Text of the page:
Uterine fibroids are common benign neoplasms, with a higher prevalence in older women and in those of African descent. Many are discovered incidentally on clinical examination or imaging in asymptomatic women. Fibroids can cause abnormal uterine bleeding, pelvic pressure, bowel dysfunction, urinary frequency and urgency, urinary retention, low back pain, constipation, and dyspareunia. Ultrasonography is the preferred initial imaging modality. Expectant management is recommended for asymptomatic patients because most fibroids decrease in size during menopause. Management should be tailored to the size and location of fibroids; the patient's age, symptoms, desire to maintain fertility, and access to treatment; and the experience of the physician. Medical therapy to reduce heavy menstrual bleeding includes hormonal contraceptives, tranexamic acid, and nonsteroidal anti-inflammatory drugs. Gonadotropin-releasing hormone agonists or selective progesterone receptor modulators are an option for patients who need symptom relief preoperatively or who are approaching menopause. Surgical treatment includes hysterectomy, myomectomy, uterine artery embolization, and magnetic resonance–guided focused ultrasound surgery.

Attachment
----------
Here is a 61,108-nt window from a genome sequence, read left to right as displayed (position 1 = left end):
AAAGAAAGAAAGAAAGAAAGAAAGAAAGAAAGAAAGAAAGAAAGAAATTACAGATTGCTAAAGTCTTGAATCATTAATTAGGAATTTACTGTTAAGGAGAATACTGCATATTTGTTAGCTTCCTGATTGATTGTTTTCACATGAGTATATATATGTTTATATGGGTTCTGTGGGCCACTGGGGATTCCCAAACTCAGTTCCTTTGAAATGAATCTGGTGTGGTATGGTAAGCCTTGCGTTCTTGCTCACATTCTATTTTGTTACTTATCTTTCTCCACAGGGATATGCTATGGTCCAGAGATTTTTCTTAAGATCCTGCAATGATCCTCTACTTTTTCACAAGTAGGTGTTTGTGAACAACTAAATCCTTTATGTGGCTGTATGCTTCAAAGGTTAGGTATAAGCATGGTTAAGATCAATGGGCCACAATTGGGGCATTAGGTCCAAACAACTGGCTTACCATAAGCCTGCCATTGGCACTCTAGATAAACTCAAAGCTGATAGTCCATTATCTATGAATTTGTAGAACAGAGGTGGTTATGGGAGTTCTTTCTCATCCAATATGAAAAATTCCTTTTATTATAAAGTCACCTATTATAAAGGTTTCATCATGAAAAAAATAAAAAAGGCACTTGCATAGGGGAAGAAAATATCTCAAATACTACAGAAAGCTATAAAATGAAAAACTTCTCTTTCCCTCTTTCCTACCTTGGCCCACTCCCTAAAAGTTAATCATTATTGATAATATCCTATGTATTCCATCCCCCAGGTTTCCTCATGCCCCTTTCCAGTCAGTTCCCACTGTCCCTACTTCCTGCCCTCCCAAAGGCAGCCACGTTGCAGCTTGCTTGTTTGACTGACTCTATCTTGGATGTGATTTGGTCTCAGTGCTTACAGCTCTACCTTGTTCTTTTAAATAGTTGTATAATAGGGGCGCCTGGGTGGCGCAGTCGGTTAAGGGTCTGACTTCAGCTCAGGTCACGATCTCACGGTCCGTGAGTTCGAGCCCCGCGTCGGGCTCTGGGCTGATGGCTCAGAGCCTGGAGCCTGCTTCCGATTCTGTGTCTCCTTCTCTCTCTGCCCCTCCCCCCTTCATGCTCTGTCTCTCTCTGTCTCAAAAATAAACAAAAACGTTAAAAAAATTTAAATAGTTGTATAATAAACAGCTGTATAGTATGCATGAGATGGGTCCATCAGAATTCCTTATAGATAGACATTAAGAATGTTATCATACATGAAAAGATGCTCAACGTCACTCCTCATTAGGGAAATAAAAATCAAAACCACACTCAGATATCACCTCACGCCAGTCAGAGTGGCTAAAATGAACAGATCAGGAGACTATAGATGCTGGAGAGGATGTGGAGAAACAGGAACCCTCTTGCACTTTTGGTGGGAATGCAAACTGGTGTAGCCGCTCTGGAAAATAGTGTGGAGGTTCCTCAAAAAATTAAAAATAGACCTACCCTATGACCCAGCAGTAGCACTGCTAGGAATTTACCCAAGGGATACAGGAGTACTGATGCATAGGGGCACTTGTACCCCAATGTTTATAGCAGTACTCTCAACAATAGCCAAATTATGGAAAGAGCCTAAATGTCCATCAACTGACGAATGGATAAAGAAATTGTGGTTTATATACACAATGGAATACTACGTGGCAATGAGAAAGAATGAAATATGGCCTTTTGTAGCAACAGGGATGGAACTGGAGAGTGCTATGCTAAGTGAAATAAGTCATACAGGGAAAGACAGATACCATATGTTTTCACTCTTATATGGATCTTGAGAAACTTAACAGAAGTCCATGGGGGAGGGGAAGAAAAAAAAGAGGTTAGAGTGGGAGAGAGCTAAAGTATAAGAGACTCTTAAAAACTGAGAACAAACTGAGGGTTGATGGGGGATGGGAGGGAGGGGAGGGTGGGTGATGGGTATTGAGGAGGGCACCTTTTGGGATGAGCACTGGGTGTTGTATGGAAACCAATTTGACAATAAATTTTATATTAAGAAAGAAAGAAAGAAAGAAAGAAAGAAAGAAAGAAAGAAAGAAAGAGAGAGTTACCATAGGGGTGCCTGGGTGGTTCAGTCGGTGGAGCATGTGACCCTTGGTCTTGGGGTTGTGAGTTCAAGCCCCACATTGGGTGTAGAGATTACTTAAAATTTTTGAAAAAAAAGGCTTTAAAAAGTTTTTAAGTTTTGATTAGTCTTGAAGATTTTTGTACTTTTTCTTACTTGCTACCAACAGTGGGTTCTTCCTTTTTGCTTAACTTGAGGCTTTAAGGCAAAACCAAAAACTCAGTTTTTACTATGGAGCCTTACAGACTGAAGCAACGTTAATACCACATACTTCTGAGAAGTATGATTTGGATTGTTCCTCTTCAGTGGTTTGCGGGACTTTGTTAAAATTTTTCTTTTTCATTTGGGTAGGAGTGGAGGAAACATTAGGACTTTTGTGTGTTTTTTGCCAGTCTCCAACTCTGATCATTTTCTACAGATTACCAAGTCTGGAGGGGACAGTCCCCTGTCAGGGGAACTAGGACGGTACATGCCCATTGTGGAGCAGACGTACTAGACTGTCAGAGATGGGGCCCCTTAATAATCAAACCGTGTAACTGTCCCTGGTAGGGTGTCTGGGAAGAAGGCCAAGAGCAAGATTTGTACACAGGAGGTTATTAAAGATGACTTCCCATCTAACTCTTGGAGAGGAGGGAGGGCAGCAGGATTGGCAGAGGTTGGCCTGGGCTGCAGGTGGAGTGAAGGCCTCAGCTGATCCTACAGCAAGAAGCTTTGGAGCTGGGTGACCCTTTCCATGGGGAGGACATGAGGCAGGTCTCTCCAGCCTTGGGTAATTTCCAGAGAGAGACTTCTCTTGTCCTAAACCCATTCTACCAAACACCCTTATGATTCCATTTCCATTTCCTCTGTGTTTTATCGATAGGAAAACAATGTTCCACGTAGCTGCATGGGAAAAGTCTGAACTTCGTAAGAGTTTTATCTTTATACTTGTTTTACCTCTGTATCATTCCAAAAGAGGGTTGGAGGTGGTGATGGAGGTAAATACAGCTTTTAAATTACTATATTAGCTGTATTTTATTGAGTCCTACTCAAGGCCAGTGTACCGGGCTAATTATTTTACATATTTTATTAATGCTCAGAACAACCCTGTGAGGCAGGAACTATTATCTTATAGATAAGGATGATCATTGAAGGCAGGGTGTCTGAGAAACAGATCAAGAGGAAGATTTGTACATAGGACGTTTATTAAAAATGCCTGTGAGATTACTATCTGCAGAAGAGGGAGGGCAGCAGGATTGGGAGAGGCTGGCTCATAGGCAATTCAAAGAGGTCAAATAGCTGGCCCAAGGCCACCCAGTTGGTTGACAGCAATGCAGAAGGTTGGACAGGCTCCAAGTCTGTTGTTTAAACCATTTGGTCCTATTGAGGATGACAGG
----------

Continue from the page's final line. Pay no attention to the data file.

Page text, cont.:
A multi-center, single-arm, open-label study was conducted in 28 girls with McCune-Albright Syndrome and progressive precocious puberty aged 2 to < 10 years. All patients received a 1 mg daily dose of ARIMIDEX. The trial duration was 12 months. Patients were enrolled on the basis of a diagnosis of typical (27/28) or atypical (1/27) McCune-Albright Syndrome, precocious puberty, history of vaginal bleeding, and/or advanced bone age. Patients' baseline characteristics included the following: a mean chronological age of ± years, a mean bone age of ± years, a mean growth rate of ± cm/year and a mean Tanner stage for breast of ± . Compared to pre-treatment data there were no on-treatment statistically significant reductions in the frequency of vaginal bleeding days, or in the rate of increase of bone age (defined as a ratio between the change in bone age over the change of chronological age). There were no clinically significant changes in Tanner staging , mean ovarian volume, mean uterine volume and mean predicted adult height. A small but statistically significant reduction of growth rate from ± cm/year to ± cm/year was observed but the absence of a control group precludes attribution of this effect to treatment or to other confounding factors such as variations in endogenous estrogen levels commonly seen in McCune-Albright Syndrome patients.
Gynecomastia is a common adverse effect of bicalutamide (Casodex) therapy that may prompt some men to discontinue prostate cancer treatment. Tamoxifen has been recommended as a preventive agent for gynecomastia in these patients. A double-blind study of 282 men randomized to receive 20 mg of tamoxifen once per day with bicalutamide or bicalutamide alone found that after six months, gynecomastia and breast pain were significantly reduced in men who received tamoxifen ( versus percent in the control group). 41 An Italian randomized controlled trial of 80 participants also found that 20 mg of tamoxifen once per week is as effective as 20 mg once per day. 42